9. says

    A lot of the language seems suspect, but a lot of it seems to be played straight. It’s entirely possible that these people are for real but didn’t consult with any coal industry hacks in order to get their weasel-wording right. And never underestimate the irrationality of the pro-coal, anti-environmental set. It may be bad for their health, bad for the planet, even bad for the economy, but it doesn’t matter, because this is a culture war and they cannot let the hippies win.

    Either way, it’s bad satire or bad beliefs.

  10. anthrosciguy says

    You know, when the coal runs out in one mine we can always find another mine. Good luck finding another sun when this one goes. If we depend on solar power we’re gonna be in a world of hurt in a few billion years.

  11. emergence says

    An eclipse lasts for less than a day, the sun has been shining for a few billion years, and it’s going to shine for a few billion more. Coal mines can shut down in a few decades after the seam’s been stripped bare, and the energy from coal wouldn’t even exist if the plants coal was formed from didn’t absorb the energy from the sun.

    I’d like to believe that this is a Poe, and the phrasing pointed out by other commenters makes me suspect it is. However, this isn’t really much dumber than some things actual conservatives have said about solar power. Remember that guy who tried to invoke thermodynamics to prove that solar power was impossible? Once you get to the point that conservatives are arguing that a technology that’s been in use for decades is physically impossible, you can’t really give them the benefit of the doubt anymore.

  12. Phiknight says

    I was going to say…sounds like a Terry Pratchett plot, but I already see posts about Poe and Satire so I feel late.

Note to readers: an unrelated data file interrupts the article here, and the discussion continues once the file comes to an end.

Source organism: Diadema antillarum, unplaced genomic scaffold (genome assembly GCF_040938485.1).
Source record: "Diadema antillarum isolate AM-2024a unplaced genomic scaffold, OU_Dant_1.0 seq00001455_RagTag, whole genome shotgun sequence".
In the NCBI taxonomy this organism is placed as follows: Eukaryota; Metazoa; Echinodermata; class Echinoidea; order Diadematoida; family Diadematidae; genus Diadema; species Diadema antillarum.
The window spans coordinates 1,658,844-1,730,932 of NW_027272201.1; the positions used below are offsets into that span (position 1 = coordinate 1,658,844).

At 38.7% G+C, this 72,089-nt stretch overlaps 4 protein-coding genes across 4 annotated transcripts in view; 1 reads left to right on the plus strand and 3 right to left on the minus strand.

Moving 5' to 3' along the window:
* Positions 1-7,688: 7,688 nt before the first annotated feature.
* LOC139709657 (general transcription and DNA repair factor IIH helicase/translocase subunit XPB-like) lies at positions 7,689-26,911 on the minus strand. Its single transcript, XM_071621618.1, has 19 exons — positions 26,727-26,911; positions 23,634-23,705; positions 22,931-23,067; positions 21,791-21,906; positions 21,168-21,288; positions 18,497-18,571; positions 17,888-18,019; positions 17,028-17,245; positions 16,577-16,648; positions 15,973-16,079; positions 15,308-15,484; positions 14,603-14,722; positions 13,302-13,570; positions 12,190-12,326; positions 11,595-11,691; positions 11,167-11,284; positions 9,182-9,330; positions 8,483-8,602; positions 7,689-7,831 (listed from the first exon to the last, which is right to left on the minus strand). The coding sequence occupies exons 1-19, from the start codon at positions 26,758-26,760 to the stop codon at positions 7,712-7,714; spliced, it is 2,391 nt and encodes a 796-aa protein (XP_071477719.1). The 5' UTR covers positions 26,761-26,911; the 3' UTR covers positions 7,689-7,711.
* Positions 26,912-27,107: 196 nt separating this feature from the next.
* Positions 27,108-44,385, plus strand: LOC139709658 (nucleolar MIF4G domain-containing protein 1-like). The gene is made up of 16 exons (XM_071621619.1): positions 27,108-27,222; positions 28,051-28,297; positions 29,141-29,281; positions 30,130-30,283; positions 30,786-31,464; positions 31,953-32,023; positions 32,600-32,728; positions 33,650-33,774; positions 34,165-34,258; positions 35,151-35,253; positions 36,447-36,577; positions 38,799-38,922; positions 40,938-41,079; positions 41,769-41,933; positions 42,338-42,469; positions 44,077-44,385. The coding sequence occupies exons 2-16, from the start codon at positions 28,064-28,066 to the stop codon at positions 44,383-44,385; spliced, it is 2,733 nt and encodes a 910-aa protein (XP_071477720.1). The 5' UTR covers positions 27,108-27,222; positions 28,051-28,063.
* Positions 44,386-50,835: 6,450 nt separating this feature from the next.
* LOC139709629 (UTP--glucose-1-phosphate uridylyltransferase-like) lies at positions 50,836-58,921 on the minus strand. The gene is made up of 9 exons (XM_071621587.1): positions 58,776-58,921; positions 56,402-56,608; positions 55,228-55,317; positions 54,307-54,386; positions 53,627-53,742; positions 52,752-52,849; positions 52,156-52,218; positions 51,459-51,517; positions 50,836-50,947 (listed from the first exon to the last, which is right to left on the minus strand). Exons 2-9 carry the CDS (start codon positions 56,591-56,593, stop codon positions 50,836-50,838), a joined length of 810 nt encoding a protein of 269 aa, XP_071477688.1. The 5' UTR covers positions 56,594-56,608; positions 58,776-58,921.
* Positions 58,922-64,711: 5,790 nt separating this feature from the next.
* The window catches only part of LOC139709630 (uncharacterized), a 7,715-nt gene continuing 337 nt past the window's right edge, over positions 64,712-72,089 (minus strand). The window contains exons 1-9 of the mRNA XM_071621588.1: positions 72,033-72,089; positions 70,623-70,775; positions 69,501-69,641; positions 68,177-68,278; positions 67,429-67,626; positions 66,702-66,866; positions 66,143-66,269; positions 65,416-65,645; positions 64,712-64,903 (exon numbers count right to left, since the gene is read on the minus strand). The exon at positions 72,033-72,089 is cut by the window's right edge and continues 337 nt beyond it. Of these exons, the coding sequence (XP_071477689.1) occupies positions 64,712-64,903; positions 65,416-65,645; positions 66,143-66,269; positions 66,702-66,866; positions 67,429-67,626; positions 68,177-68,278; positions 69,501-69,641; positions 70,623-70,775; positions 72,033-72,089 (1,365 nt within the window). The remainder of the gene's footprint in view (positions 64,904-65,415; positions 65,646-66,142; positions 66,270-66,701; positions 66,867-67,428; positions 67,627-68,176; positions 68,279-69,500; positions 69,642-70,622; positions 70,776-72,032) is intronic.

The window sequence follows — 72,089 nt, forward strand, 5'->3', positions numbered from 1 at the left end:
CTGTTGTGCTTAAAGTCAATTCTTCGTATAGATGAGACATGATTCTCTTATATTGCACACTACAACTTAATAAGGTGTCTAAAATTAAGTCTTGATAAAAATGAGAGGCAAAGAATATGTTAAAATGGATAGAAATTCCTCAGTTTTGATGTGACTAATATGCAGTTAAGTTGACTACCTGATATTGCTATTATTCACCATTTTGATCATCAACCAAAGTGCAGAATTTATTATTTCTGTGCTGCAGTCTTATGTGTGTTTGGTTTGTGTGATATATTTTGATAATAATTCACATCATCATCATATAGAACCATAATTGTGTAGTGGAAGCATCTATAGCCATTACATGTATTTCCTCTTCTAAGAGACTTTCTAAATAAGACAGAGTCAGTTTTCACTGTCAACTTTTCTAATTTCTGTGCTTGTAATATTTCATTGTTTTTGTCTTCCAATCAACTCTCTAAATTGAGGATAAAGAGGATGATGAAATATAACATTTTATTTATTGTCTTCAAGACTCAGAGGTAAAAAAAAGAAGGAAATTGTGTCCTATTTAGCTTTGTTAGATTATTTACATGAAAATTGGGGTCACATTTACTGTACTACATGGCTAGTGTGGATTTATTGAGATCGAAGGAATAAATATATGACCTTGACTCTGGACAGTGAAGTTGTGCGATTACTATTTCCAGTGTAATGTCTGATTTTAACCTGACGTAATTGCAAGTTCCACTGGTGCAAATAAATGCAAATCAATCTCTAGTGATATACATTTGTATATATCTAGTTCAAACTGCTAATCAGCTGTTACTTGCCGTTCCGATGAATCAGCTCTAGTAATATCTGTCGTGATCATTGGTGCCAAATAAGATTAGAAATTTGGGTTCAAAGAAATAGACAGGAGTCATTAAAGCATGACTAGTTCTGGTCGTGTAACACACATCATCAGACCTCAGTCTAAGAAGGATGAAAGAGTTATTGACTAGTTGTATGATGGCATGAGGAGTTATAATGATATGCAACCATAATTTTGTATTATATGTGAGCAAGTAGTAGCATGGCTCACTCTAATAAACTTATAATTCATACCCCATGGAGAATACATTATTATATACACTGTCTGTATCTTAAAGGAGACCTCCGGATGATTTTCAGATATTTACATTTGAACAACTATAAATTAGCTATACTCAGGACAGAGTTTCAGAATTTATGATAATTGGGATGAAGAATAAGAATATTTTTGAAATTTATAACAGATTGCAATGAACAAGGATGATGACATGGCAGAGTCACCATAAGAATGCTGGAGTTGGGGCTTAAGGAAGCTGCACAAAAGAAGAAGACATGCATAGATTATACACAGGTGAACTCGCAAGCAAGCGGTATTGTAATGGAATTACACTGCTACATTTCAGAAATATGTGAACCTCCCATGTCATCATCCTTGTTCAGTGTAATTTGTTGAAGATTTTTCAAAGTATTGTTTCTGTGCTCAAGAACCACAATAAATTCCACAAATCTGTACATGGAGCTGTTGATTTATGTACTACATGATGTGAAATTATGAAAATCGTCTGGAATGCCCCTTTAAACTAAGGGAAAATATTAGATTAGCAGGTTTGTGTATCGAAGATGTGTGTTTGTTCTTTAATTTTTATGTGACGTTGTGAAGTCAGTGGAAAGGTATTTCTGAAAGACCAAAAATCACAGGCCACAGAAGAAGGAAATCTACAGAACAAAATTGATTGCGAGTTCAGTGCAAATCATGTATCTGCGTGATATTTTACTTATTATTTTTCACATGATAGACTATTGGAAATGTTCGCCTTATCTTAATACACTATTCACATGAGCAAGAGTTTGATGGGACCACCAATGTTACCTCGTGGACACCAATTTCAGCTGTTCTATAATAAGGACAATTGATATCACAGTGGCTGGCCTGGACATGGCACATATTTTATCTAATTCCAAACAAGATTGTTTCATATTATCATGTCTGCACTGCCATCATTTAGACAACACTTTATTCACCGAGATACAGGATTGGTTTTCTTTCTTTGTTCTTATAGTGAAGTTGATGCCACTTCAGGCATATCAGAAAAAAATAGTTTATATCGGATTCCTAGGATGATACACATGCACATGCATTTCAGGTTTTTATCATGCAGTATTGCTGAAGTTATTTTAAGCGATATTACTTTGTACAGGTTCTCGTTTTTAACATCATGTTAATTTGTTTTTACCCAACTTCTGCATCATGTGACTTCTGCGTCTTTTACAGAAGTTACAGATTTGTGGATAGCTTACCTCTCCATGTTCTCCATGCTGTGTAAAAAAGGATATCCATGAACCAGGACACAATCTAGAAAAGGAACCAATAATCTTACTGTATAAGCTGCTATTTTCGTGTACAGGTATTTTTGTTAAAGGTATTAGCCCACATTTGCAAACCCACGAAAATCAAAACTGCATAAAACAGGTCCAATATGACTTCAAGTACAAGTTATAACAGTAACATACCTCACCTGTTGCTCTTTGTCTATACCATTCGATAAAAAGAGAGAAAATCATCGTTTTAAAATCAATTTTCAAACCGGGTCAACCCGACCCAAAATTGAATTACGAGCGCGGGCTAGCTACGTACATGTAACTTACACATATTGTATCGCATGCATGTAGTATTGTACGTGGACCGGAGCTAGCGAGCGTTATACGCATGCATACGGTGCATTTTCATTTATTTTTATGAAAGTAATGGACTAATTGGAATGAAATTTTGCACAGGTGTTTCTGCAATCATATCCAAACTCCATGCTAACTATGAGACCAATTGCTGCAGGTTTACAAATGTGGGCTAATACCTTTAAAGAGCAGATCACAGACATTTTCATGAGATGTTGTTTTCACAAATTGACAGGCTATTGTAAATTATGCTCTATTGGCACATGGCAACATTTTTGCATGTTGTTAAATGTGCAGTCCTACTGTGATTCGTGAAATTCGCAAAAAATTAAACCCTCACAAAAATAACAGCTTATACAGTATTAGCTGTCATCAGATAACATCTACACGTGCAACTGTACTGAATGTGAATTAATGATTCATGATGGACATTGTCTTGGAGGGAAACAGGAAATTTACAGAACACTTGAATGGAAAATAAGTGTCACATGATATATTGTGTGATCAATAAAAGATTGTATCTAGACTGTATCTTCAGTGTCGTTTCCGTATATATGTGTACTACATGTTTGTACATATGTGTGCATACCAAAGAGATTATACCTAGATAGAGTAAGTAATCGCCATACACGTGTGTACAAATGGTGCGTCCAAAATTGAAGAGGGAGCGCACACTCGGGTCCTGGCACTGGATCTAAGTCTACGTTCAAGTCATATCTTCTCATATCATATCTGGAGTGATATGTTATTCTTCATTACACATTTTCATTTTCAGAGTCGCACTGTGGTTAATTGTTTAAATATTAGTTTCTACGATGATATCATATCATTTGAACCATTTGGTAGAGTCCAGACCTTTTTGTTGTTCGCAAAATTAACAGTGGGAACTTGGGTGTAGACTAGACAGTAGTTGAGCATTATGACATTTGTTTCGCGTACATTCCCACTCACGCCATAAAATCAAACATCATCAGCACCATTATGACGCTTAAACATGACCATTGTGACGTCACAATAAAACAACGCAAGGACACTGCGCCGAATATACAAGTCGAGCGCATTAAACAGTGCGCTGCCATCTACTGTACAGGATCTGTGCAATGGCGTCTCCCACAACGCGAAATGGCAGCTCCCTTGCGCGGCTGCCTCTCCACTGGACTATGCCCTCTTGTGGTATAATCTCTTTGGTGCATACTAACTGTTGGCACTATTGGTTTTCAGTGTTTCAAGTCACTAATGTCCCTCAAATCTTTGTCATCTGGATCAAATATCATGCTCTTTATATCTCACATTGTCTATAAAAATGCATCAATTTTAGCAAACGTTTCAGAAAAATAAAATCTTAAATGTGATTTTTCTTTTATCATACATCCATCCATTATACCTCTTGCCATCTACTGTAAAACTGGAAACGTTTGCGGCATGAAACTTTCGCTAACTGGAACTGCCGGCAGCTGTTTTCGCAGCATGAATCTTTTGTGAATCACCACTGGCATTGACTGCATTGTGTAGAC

13. springa73 says

    themadtapper #7

    Well, it doesn’t say if most of the protestors are actually going to be from Hopkinsville, so it seems a little unfair to pin all of the stupidity on them. As for the town celebrating being the home of a psychic and and alleged alien landing, when you are a nondescript town you have to take what you can get, I guess!

    Artor #14

    I was thinking the same thing – “epicenter” makes it sound like Hopkinsville, Kentucky is the only spot one will be able to see the eclipse from!

  14. petemoulton says

    Forget the eclipse; I’d pay good money to see a horse-drawn bus loaded with Amish.

  15. weylguy says

    It’s tragic how the traditional image of a cigarette-smoking, filthy, black lung-ridden coal miner from ages past has been resurrected in our day to represent anti-science sentiments. Sieg heil, Donald Trump!

  16. richardemmanuel says

    I once travelled to see a total eclipse, to Romania as it happens – quite an interesting country then – and after being told for the umpteenth time not to look at the Sun with naked eyes, I decided I would, because I was in one of my moods. It went dark, a lot of birds flew out to sea, for some reason, and I stared at the Sun as it reappeared, and absolutely nothing happened. Take that, eye-doom predicters.

  17. rabbitbrush says

    Well, won’t they be chagrined when they find out that it’s the Jews who will be blotting out the sun, to show them who has the real power.

  18. jazzlet says


    After witnessing a lot of seabirds going out to sea, along with smaller woodland birds and some raptor preparing to roost during a partial eclipse my family speculation was that the birds thought it was nightfall and were so going to where they would normally sleep.

  19. bachfiend says

    With a total solar eclipse there’s a central line in the path of the shadow cast by the Moon, and there’s also a single point on the central line at which the length of totality is maximal (at other places, it’s shorter).

    Hopkinsville is close (around 30 km) from that ‘sweet point’. And is perhaps the largest town nearby.

    I’m saving my money for northern Australia on July 22, 2028, which is going to be a long one at over 5 minutes.

  20. richardemmanuel says

    jazzlet – yes but were they wearing special bird eye-protectors given away by newspapers? Why was I supposed to be blinded? The Sun hadn’t previously blinded me. I couldn’t think of a reason, off the top of my head, so I did one of those experiment things. I wouldn’t do the stare at the Sun through a telescope experiment – that would take a true ‘maverick’. But what was meant to be special about eclipse day? The contrast? Was the Sun shinier? Twenty years later my hair fell out. Perhaps that’s it.